A crisp wind stiffened American flags Saturday at Marine Park downtown as about 250 people gathered to mark the second anniversary of the Iraq war.
Two men stood beside a coffin-like wooden box draped with an American flag. One man lofted a United Nations flag. Others held signs saying "War is terrorism" or "Support our troops. Bring them home."
The memorial, sponsored by the local chapter of Veterans for Peace and Juneau People for Peace and Justice, was marked by similar events across the nation - part protests, part prayers.
"We are here today to honor our troops, to mourn those who died, and to stand in solidarity with the men and women who serve their country courageously every day, and to remember all the Iraqis who have suffered at our hands," said Ed Hein, a member of the Veterans for Peace.
Sean Daugherty, whose daughter served a year in Iraq, said he became involved in the antiwar movement "because President Bush put my daughter in harm's way and I kind of got mad about it."
About 1,520 American troops have died in the war, as well as 176 other coalition troops, according to the Armed Forces Relief Trust, which monitors governments' sources of information.
About 11,300 Americans have been wounded. An unknown number of Iraqis have died in the war.
In a radio address Saturday, President Bush cast the war as one of the "landmark events in the history of freedom."
"Only the fire of liberty can purge the ideologies of murder by offering hope to those who yearn to live free," he said.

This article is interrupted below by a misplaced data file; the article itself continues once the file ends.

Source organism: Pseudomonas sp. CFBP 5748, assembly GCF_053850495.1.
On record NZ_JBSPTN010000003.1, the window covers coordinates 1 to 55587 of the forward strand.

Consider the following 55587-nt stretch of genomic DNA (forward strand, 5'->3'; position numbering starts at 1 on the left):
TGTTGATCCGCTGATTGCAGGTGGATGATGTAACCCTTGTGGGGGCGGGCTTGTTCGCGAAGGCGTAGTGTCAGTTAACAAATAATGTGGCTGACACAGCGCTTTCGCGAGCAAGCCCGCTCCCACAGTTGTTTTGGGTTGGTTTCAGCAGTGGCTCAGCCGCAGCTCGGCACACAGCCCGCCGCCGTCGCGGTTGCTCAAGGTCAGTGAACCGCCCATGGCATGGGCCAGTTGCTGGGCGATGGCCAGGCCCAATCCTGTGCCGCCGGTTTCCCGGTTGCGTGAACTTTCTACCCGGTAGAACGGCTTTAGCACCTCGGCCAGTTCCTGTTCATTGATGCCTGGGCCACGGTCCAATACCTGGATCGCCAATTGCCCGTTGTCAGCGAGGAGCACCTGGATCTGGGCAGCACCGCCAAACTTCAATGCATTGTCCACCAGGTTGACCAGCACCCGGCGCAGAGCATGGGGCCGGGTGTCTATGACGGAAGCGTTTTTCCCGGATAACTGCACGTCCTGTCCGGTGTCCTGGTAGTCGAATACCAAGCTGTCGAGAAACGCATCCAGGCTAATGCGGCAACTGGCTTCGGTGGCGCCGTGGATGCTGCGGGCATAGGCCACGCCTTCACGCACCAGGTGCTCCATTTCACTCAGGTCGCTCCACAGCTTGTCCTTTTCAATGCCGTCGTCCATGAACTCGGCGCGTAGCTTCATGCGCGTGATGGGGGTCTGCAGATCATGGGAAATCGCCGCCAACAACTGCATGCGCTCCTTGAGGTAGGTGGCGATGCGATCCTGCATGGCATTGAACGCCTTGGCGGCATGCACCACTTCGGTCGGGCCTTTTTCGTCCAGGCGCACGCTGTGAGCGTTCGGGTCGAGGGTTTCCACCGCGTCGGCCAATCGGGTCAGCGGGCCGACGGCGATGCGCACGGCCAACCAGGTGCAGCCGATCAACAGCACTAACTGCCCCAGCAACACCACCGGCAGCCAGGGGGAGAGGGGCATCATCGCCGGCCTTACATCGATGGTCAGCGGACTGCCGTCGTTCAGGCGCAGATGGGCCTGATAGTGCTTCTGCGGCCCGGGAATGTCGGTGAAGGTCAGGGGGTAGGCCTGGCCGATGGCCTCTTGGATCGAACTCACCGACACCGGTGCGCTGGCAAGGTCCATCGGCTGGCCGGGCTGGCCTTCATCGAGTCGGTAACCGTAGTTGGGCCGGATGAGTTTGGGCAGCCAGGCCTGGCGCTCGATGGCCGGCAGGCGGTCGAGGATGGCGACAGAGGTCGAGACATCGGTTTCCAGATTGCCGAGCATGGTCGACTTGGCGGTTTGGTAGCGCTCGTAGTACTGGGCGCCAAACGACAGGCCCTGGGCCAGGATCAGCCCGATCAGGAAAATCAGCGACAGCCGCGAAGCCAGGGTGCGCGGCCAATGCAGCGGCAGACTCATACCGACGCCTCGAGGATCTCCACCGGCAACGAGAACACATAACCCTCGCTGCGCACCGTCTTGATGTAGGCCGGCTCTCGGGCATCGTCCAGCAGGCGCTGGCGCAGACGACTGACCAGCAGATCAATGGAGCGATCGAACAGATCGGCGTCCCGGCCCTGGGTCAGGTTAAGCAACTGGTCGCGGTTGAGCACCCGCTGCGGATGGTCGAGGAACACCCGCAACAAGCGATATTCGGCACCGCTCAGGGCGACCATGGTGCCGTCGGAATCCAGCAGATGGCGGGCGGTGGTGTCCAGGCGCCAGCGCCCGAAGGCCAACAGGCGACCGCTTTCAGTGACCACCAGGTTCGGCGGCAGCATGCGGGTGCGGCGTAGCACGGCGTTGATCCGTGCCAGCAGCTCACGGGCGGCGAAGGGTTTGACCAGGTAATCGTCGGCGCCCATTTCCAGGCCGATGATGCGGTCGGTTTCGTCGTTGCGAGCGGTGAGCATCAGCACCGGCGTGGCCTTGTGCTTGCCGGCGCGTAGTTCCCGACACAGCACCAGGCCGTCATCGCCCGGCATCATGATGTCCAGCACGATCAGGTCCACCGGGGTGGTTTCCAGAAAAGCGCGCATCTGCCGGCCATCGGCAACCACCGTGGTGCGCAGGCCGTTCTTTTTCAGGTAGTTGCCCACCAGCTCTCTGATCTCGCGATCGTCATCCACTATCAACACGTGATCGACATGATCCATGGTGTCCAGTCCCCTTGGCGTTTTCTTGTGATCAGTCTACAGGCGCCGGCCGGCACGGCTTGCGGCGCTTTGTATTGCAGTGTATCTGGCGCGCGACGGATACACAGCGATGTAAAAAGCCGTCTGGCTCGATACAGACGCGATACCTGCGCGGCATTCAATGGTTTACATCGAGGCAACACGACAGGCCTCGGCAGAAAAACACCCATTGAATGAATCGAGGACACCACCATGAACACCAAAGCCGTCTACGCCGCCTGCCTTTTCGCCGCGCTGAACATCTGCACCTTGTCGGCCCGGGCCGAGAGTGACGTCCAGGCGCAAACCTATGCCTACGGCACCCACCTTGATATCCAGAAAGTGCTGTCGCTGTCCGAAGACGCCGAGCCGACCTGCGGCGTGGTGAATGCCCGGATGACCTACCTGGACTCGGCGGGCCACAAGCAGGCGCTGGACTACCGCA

Bush said the overthrown Iraqi leader, Saddam Hussein, was a brutal dictator who posed a grave danger to the world.
"Because of our actions, freedom is taking root in Iraq," Bush said, "and the American people are more secure."
Those weren't the sentiments at Marine Park.
"I oppose the war and I believe that the road to peace is not through violence and death and loss of life, especially loss of innocent life," said Katie Cranor, a Minnesotan who volunteers at a Juneau homeless-family shelter.
With a Scottish lament, bagpiper Rob McMahon called people to the memorial on a cold, cloudless day as winds whipped off Gastineau Channel.
Vietnam veteran John Dunker, president of the local chapter of Veterans for Peace, said attendees came because of their love of country, moral outrage, sense of duty, "and a silent promise made in a long-ago war."
Retired Methodist pastor Tom Dahl read a prayer, saying to God, "We are here because we have nowhere else to go."
Dahl said they came in anger, railing against the arrogance of the government and hating the carnage.
"We come in pain," he said. "We feel so feeble against the onslaught.
" ... We come in shame. We would like to be proud of our nation, this great nation," he said. "We have lost so much and so quickly."
Dahl said they came in repentance and in hope.
Attendees sang the antiwar song "Last night I had the strangest dream." They chanted in Gurmukhi, a Punjabi language, to tell those who died that they are infinite. They heard Mark Twain's "The War Prayer," and taps.
Eric Fry can be reached at firstname.lastname@example.org.
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